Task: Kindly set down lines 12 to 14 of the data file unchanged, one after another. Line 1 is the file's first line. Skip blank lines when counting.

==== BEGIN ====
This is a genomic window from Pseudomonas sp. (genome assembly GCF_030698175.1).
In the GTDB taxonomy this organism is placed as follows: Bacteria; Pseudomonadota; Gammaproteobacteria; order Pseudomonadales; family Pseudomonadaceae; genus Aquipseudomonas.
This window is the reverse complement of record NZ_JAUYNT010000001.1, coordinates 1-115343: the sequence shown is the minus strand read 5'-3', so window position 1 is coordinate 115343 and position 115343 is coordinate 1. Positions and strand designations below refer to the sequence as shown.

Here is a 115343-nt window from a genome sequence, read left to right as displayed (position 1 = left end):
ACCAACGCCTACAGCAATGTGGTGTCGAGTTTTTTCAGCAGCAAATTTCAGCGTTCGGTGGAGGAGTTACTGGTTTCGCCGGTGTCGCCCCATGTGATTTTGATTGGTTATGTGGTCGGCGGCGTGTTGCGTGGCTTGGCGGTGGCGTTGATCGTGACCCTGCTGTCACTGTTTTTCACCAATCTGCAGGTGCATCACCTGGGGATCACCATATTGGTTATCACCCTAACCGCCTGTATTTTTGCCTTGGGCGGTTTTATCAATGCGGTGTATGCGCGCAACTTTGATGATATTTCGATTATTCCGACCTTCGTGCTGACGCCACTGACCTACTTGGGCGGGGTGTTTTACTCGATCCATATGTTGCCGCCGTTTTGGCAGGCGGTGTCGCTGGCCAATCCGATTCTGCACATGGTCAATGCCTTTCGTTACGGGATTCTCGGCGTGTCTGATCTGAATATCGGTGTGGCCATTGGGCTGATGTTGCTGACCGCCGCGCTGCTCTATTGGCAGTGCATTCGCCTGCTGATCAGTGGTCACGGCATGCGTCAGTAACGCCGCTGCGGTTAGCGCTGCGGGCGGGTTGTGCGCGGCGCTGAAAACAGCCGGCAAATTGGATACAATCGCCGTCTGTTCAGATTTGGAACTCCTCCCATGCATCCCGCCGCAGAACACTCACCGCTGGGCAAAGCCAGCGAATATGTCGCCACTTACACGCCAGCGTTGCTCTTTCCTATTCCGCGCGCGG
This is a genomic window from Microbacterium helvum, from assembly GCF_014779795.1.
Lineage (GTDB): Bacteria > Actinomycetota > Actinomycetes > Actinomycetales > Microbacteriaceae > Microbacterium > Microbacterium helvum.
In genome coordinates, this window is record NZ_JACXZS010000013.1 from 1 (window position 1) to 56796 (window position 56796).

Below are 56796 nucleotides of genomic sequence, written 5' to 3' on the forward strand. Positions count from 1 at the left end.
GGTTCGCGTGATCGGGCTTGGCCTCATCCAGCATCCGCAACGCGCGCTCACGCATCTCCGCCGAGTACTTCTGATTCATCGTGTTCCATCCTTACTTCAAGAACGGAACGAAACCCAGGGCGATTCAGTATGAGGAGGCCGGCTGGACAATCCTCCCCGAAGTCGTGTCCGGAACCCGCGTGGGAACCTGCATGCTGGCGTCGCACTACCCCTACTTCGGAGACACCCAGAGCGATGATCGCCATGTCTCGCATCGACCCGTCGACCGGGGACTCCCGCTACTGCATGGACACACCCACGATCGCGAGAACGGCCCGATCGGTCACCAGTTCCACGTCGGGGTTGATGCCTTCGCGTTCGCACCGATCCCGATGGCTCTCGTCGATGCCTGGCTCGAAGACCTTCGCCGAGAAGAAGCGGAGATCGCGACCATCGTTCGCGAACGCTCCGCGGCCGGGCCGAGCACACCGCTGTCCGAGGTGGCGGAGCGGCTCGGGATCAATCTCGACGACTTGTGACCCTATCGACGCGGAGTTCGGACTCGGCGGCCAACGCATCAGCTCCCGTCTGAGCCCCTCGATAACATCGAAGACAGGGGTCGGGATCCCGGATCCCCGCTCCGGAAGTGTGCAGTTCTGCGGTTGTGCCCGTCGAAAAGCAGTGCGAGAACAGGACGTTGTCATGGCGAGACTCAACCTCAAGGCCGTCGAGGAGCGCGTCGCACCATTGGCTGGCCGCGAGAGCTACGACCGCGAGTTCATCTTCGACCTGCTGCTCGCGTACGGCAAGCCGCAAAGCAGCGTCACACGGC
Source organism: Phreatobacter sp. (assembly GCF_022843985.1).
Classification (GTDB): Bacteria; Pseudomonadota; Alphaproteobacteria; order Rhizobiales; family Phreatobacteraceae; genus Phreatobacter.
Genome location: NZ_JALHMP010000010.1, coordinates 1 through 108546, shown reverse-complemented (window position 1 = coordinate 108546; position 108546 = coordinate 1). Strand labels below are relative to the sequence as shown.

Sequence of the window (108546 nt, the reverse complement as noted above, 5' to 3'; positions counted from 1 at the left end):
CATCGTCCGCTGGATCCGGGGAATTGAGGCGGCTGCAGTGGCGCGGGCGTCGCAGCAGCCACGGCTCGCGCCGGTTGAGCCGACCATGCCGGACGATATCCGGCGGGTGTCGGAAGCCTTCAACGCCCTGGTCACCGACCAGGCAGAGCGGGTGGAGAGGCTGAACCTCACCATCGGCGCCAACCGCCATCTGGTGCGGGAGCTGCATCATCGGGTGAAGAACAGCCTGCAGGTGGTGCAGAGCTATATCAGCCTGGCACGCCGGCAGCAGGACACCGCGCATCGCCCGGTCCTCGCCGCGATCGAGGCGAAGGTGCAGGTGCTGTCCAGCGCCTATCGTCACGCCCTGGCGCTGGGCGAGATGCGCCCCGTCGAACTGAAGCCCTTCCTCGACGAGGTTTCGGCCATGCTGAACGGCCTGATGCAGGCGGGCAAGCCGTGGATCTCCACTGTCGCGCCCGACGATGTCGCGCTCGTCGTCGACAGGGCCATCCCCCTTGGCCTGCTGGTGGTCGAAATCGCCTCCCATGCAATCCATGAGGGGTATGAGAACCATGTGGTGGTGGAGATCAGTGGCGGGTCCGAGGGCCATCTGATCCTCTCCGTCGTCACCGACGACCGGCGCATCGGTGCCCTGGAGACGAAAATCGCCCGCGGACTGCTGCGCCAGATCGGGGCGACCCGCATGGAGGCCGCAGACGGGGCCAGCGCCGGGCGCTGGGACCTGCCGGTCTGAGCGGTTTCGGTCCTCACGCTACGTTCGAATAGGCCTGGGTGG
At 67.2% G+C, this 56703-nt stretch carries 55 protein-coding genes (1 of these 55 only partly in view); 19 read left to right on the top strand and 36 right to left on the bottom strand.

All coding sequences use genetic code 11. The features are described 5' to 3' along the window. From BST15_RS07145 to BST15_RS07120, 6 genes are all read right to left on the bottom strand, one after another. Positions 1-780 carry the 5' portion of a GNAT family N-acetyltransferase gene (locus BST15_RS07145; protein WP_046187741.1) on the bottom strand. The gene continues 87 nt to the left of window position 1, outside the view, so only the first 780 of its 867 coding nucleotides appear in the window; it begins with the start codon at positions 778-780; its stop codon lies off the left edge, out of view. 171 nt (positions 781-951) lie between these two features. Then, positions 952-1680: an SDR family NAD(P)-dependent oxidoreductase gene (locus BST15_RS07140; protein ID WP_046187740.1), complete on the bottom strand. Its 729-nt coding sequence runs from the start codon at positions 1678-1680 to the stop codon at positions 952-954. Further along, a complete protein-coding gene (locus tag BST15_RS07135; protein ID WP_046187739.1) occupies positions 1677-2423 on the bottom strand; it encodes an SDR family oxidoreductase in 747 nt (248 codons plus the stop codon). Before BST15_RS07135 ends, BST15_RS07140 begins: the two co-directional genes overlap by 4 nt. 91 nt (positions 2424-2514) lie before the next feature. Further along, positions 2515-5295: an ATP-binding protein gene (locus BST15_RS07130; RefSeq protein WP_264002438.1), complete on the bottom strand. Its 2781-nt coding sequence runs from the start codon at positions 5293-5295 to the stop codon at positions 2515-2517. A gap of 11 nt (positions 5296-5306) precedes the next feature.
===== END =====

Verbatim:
Classification (GTDB): Bacteria; Pseudomonadota; Alphaproteobacteria; order Rhizobiales; family Phreatobacteraceae; genus Phreatobacter.
Genome location: NZ_JALHMP010000010.1, coordinates 1 through 108546, shown reverse-complemented (window position 1 = coordinate 108546; position 108546 = coordinate 1). Strand labels below are relative to the sequence as shown.

Sequence of the window (108546 nt, the reverse complement as noted above, 5' to 3'; positions counted from 1 at the left end):